Howes: Ford CEO spies threat, opportunity in tech boom
At his first town hall meeting as Ford Motor Co.'s CEO, Alan Mulally said corporate strategy would be devised by the people running the Blue Oval business — not, he implied, by a policy shop paid big money to think big thoughts.
His successor, Mark Fields, has a different take for a different time. Unlike the existential threat that Mulally inherited in 2006, the profitable company Fields leads now faces competitive threats posed by technology-fueled change, the innovation it drives and how it promises to reshape consumer behavior.
In a series of high-profile moves, Fields is doing something his predecessor seldom did during the epic turnaround of Ford: recruiting high-level outside talent to help operating executives navigate competitive threats and identify opportunities for the Dearborn automaker.
John Casesa, the veteran Wall Street auto analyst and investment banker, will become group vice president for global strategy on March 1. He's the second ranking outsider in almost as many months to take a new, high-profile role at Ford, signaling that Fields is as serious about Ford's strategic position in a techno-paced world as he is engineering, building and selling cars and trucks.
Paul Ballew, a one-time sales guru for General Motors Corp. who did turns at the Federal Reserve and Nationwide Insurance, started last month as chief data and analytics officer "to help better understand consumer behavior and help speed development of the mobility, connectivity and autonomous driving innovations ...," the company said.
It's early — for Fields' run as CEO and for the tenure of his outside hires, one of whom has yet to report for work. But the fact that Fields considers their functions necessary to charting Ford's next chapter says as much about the new boss as it does the rapidly occurring change at the nexus of high technology, the global auto industry and the customers they chase.
First, it says Ford's leadership understands it doesn't have all the answers. An eight-year turnaround odyssey, punctuated by the global financial meltdown and the bankruptcy of two Detroit rivals, successfully restructured the business, improved the product portfolio and burnished the Blue Oval.
It also bolstered Ford's techno-cred, becoming a star attraction at the bellwether Consumer Electronics Show. The company partnered with Microsoft on its occasionally buggy MyFord Touch infotainment systems. And Ford plays in the hybrid vehicle space because, well, it has to — just like everyone else.
Second, Fields' moves are implicit recognition that technologically driven change is bearing down on the global auto industry and its customers, and Ford does not intend to be left behind. The winners in the next round will be the automakers whose leaders can anticipate change wrought by disruptive technologies and can act quickly enough to gain early-mover advantage.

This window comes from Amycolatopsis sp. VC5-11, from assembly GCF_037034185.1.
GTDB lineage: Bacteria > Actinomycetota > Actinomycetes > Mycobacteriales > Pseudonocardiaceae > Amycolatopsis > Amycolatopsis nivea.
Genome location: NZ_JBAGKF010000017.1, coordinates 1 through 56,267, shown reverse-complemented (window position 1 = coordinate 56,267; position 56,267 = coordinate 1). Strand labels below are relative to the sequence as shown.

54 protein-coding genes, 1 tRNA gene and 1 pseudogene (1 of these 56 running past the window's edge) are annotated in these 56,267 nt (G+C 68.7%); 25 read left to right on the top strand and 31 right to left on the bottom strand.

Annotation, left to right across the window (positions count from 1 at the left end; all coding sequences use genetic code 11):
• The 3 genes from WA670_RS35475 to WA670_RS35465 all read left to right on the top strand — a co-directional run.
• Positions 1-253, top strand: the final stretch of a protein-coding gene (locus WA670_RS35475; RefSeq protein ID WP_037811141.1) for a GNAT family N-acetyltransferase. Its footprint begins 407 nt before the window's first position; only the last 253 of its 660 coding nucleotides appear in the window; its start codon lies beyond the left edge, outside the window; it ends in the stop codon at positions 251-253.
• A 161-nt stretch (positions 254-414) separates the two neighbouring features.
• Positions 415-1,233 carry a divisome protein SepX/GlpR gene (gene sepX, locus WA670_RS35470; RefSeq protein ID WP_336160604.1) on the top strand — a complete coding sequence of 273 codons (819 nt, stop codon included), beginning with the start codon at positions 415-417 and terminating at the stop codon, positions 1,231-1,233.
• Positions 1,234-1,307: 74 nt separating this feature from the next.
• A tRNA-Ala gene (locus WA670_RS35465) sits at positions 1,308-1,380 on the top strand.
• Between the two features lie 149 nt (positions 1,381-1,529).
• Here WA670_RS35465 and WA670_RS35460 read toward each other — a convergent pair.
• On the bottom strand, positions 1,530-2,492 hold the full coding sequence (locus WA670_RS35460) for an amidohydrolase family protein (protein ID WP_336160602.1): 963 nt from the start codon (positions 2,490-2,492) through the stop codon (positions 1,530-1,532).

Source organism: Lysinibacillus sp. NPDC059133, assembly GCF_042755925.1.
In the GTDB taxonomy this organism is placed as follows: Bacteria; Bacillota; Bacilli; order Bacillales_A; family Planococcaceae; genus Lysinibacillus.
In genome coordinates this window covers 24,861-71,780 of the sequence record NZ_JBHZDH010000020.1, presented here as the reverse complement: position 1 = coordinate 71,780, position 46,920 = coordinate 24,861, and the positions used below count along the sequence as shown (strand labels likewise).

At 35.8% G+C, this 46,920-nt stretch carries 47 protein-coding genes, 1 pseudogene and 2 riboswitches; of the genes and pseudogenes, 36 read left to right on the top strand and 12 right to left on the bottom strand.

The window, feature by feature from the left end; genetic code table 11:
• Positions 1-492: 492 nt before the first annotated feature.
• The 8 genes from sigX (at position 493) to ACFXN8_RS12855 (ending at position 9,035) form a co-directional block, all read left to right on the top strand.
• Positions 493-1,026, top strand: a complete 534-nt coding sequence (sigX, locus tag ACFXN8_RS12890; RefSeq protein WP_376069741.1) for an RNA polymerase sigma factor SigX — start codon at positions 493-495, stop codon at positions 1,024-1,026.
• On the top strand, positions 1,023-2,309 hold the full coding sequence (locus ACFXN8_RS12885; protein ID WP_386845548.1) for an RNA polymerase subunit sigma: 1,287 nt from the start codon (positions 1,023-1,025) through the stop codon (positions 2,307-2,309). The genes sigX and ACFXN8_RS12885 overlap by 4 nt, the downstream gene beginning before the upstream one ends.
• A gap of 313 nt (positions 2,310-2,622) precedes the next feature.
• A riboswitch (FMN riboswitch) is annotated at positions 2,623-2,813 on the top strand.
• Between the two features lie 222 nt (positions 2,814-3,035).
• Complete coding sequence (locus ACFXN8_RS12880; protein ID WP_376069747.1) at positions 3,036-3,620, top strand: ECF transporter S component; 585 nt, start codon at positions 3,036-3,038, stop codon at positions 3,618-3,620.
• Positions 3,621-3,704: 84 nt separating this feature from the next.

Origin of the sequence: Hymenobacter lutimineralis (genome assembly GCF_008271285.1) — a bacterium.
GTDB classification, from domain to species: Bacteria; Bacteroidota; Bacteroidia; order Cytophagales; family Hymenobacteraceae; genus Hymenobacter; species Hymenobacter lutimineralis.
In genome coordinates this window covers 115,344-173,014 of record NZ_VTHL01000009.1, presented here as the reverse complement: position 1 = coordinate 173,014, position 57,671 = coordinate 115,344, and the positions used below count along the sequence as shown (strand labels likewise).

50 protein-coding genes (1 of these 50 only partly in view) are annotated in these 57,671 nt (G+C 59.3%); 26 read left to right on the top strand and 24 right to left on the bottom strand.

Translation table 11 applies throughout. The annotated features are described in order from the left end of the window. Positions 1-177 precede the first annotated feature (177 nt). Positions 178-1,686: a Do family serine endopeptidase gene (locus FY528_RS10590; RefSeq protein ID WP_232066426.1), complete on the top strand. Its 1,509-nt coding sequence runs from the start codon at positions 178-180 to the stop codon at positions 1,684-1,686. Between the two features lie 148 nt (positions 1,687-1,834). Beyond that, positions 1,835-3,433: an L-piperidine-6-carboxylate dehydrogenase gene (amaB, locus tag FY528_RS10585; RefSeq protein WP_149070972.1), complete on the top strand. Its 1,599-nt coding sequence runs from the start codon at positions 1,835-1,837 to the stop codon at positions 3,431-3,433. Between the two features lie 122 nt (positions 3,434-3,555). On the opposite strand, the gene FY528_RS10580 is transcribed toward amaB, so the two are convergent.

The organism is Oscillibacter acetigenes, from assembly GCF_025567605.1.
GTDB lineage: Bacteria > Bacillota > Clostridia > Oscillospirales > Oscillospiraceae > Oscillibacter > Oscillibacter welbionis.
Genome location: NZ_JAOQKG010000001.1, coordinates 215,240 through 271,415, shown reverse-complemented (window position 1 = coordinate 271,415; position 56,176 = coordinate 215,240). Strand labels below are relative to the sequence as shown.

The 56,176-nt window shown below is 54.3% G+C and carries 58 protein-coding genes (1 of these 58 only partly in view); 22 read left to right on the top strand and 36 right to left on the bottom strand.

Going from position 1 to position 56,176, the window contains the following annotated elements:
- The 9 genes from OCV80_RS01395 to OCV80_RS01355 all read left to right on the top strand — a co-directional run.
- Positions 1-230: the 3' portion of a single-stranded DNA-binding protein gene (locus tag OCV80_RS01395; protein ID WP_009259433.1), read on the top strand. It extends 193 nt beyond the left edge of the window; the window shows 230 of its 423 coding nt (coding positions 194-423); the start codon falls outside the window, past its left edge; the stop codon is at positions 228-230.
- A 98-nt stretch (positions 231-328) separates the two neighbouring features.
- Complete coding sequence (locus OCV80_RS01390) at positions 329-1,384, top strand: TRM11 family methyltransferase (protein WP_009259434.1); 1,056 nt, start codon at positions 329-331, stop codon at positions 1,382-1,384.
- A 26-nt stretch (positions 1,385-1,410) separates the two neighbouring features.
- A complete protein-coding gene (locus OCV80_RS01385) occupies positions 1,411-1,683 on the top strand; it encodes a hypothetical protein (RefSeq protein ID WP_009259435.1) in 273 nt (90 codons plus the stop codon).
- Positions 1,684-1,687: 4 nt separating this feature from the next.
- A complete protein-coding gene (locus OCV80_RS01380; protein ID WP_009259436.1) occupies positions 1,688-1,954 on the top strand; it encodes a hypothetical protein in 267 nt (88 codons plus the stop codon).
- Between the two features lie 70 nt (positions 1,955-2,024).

The tech and auto spaces are melding inexorably into one another — from product development and infotainment to customization and advanced powertrains. Profit margins, price/earnings ratios, share price and brand halos? Not so much.
Third, as much as the global auto industry's expected arc of growth is likely to be a boon to the bottom lines of Ford, GM and other multinational rivals, a new cohort of competition is building in Silicon Valley. Google Inc., Apple Co. and others have the cash, the market performance and the moxie to challenge a century-old industry that is a cornerstone of the industrialized world, here and abroad.
Their products and Internet-powered tools, search engines and start-ups threaten to displace (where they haven't already) the young adult yearning to drive and own a car. Who needs wheels when you can go anywhere, say anything and see most things with an iPhone connected to Wi-Fi?
There is no guarantee either tech giant will make direct, wheels-on-the-ground automotive challenges to Ford and its rivals. They need not court the aggravation to still make a profound impact on the auto industry. The likes of Google and Apple, and others, represent a techno tsunami that is reshaping how individuals and businesses manage mobility and the new technologies driving it.
Apple is said to be exploring an electric car. Smartphone apps from Uber and others are challenging big-city cab service. An electric-car maker like Elon Musk's Tesla is challenging the status quo for selling cars and trucks, namely the dealer franchise laws fashioned by state legislatures to protect existing dealers and their automakers from upstart competition.
Fields' move, coupled with Ford's expansion of its Research and Innovation Center Palo Alto, is de facto recognition that Silicon Valley's threat to the auto industry as we know it is multi-faceted — ideas, innovation, flexibility, business practices, mountains of cash and a culture that considers risk and failure to be gateways to success.
The first step toward neutralizing a threat is recognizing it exists. Fields gets it; the challenge is transforming the vision into reality.
Daniel Howes' column runs Tuesdays, Thursdays and Fridays and can be found at http://detroitnews.com/staff/2715.